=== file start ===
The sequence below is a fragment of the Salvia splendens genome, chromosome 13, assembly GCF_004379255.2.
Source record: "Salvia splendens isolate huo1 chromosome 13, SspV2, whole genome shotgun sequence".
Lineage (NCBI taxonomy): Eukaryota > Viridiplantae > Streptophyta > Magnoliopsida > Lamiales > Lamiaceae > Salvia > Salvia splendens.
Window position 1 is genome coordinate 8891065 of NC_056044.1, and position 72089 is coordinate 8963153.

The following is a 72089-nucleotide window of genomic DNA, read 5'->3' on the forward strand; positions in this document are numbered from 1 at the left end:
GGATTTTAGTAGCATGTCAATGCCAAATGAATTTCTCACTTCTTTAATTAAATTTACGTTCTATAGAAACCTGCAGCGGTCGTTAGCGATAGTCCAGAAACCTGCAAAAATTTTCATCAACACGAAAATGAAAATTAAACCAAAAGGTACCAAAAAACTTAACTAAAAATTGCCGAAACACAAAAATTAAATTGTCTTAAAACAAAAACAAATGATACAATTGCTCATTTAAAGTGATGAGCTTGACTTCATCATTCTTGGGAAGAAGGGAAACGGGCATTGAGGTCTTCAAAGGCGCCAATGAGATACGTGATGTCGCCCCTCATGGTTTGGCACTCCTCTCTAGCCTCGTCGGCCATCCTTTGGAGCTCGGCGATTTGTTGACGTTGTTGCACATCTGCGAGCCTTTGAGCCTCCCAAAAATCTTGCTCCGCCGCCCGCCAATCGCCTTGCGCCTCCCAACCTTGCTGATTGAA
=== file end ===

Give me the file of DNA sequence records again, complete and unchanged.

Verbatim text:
The sequence below is a fragment of the Salvia splendens genome, chromosome 13, assembly GCF_004379255.2.
Source record: "Salvia splendens isolate huo1 chromosome 13, SspV2, whole genome shotgun sequence".
Lineage (NCBI taxonomy): Eukaryota > Viridiplantae > Streptophyta > Magnoliopsida > Lamiales > Lamiaceae > Salvia > Salvia splendens.
Window position 1 is genome coordinate 8891065 of NC_056044.1, and position 72089 is coordinate 8963153.

The following is a 72089-nucleotide window of genomic DNA, read 5'->3' on the forward strand; positions in this document are numbered from 1 at the left end:
GGATTTTAGTAGCATGTCAATGCCAAATGAATTTCTCACTTCTTTAATTAAATTTACGTTCTATAGAAACCTGCAGCGGTCGTTAGCGATAGTCCAGAAACCTGCAAAAATTTTCATCAACACGAAAATGAAAATTAAACCAAAAGGTACCAAAAAACTTAACTAAAAATTGCCGAAACACAAAAATTAAATTGTCTTAAAACAAAAACAAATGATACAATTGCTCATTTAAAGTGATGAGCTTGACTTCATCATTCTTGGGAAGAAGGGAAACGGGCATTGAGGTCTTCAAAGGCGCCAATGAGATACGTGATGTCGCCCCTCATGGTTTGGCACTCCTCTCTAGCCTCGTCGGCCATCCTTTGGAGCTCGGCGATTTGTTGACGTTGTTGCACATCTGCGAGCCTTTGAGCCTCCCAAAAATCTTGCTCCGCCGCCCGCCAATCGCCTTGCGCCTCCCAACCTTGCTGATTGAA